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"As far as I can establish, the owner of the shop who was quite mad, decided there would be a 45-minute break in the middle of the signing, during which she seemed to have decided that the 15-year-old stockgirl who obviously had a huge crush on my books and I should probably go off to the warehouse space in the back and get to know each other as well as possible. At which point Kathy [Acker] turned up on a motorbike with leopard-spotted hair and rescued me."
"Yeah, it’s weird, you know, you can buy a handgun, but when you go down to the South and there’s people walking around in restaurants with handguns in their holsters and stuff like that, and I think, well, if I get drunk, I don’t want to bump into this guy or fall across him. This is crazy, this is absolutely crazy. Yet if you say the word, “cunt,” you’re going to be ostracized, and you think, why is there this big taboo with words? I’ve called a few people cunts and none of them have died."
"It is not difficult to see The Dispossessed as a thinly veiled first contact narrative between someone from a largely communal, tribal society and, oh... let's just say "Academia." It's a novel of ideas, basically, and thus has proven remarkably difficult to illustrate, despite having gone through roughly a billion cover iterations."
"I'm always surprised when my stuff takes off -- I mean, I write about the last man on Earth and his monkey, a guy and his jet-pack. I spent three years writing about talking animals. I can't imagine why anyone likes this sort of crap -- I always expect it to crash and burn. But it's nice to get that sort of reaction."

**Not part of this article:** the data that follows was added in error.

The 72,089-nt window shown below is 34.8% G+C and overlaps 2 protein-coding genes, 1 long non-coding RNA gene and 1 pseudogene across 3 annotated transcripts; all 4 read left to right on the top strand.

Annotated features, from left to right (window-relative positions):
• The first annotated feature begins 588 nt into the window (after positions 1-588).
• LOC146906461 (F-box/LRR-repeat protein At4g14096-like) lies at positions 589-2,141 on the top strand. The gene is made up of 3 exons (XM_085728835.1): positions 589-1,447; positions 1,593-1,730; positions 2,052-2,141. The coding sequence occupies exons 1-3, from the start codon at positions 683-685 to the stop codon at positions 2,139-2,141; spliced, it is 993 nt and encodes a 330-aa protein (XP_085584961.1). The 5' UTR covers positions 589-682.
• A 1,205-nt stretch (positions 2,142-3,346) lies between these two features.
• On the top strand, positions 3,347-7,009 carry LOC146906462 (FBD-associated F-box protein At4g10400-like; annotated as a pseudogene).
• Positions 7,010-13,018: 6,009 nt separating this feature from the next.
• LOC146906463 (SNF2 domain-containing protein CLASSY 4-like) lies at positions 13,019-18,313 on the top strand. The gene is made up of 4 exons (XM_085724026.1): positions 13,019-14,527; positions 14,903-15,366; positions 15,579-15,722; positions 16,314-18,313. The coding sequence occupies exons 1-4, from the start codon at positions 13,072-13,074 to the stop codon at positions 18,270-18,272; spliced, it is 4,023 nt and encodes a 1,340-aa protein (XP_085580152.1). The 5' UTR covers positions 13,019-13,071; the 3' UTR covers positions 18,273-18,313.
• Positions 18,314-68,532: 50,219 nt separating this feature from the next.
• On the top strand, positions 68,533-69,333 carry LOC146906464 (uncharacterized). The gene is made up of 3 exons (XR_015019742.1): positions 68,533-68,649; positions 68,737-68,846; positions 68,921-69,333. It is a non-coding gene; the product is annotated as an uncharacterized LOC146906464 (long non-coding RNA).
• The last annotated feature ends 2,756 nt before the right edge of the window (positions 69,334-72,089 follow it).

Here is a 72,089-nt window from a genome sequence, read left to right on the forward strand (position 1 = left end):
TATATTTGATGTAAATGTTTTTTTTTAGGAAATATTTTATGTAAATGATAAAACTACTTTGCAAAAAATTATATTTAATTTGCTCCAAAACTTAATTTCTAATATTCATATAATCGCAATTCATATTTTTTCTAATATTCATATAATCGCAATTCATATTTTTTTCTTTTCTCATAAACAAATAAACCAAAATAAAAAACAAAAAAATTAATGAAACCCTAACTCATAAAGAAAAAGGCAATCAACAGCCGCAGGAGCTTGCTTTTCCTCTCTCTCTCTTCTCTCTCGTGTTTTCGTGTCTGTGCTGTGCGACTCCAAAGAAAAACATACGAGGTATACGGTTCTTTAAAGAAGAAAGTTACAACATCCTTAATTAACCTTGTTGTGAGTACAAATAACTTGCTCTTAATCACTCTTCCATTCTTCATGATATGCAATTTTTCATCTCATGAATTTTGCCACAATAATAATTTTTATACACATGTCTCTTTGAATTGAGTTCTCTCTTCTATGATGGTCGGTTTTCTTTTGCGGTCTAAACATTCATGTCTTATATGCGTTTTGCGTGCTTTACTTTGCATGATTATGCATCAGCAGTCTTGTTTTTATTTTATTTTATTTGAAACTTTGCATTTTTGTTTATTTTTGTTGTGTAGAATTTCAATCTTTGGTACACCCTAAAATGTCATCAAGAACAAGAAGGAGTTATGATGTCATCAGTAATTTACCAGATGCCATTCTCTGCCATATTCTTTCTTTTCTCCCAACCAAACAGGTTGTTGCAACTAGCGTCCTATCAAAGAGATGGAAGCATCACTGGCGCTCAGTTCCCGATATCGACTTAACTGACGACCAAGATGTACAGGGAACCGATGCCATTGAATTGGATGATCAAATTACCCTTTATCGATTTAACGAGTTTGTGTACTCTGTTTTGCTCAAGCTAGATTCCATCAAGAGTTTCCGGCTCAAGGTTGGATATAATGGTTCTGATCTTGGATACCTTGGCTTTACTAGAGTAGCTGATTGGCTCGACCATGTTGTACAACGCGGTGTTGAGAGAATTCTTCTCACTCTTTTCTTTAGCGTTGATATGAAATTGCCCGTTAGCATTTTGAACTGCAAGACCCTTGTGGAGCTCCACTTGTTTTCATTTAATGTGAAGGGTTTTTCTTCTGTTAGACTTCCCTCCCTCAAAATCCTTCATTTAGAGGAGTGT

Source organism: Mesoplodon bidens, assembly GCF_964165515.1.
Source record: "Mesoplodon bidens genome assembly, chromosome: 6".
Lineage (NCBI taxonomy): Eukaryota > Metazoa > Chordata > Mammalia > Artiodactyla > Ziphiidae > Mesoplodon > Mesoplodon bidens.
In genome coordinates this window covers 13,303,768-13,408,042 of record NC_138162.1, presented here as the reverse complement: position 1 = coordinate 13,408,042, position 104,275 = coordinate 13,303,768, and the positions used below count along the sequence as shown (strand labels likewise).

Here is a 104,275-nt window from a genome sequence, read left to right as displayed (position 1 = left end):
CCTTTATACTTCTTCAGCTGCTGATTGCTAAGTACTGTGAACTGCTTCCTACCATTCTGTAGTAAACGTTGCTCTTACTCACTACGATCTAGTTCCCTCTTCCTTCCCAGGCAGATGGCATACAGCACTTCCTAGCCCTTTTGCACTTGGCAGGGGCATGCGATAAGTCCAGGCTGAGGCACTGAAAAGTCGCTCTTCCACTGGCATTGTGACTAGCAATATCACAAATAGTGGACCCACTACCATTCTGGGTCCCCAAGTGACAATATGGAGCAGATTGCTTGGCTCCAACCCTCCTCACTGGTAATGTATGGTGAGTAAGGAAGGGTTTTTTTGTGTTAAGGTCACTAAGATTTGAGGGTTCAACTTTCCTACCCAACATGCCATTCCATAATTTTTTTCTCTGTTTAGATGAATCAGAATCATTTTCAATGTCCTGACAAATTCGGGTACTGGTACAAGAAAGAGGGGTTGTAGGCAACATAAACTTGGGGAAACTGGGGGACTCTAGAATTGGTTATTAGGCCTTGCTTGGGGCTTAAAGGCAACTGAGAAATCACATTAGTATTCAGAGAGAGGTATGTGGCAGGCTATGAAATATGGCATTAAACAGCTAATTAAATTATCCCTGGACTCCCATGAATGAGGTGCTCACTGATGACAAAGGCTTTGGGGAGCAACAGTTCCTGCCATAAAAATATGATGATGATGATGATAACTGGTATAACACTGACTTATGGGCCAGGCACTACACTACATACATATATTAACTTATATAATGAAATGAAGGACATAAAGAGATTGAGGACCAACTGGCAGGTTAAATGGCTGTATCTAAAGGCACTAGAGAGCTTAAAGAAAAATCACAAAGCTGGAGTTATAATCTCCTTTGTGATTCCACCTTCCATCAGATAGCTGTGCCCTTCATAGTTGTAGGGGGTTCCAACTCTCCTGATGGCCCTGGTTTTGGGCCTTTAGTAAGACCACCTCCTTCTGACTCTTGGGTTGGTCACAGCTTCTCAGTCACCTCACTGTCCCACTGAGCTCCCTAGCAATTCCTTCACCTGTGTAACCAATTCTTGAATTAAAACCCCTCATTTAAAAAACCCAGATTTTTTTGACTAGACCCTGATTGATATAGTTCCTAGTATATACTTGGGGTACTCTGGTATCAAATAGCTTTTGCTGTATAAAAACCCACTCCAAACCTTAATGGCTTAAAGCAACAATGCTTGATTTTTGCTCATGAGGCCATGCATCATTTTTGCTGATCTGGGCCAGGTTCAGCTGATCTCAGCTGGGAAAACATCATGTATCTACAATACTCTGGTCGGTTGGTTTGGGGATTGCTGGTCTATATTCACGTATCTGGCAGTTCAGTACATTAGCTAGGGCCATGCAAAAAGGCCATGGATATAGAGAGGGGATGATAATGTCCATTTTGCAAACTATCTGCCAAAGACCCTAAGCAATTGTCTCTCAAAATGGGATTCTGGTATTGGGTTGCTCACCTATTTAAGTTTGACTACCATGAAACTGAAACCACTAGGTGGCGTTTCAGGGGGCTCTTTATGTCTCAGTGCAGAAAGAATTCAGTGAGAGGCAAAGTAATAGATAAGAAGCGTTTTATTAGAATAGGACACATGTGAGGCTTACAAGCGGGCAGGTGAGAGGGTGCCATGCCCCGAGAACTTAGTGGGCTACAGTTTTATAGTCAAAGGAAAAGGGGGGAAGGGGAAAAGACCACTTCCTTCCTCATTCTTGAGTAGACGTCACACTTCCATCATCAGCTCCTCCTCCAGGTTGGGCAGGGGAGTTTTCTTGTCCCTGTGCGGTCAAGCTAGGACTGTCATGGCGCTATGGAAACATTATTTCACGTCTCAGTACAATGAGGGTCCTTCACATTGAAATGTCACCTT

"It dawned on me that here is one way of thinking about Margaret Mead, at least the Mead that emerges in To Cherish: a person most at home in two places at once. I don’t mean “place” only in a geographic sense, although the idea does apply to Mead’s famous fieldwork in anthropology. When she lived for long periods in Samoa or Bali, she missed her American home and envisioned it vividly. Mead was also most at home when bringing together pure anthropology and applied social science. Deeply committed to furthering anthropology’s method and theory, she was committed to activism in a troubled world."
Barbara J. King
"Actually I wanted to write the sequel to HOUSE OF LEAVES. Where's Johnny?, who's Thumper doing?, the house now in China, that sort of thing. Pantheon would have none of it. They told me 2-colors was for sissies. What about 4 colors? What about precise line counts? word counts? They wanted to know if I'd considered ribbons. They hurled stacks of books my way. Milton, Wordsworth, Whitman. Italian philosophers. Tutored me on artists like Goldsworthy and Turrell. Challenged me to challenge concepts of story, landscape, drive. They never let up. Locked me up. Now and then they'd give me a little honey. I like honey."
Geoffrey H. Goodwin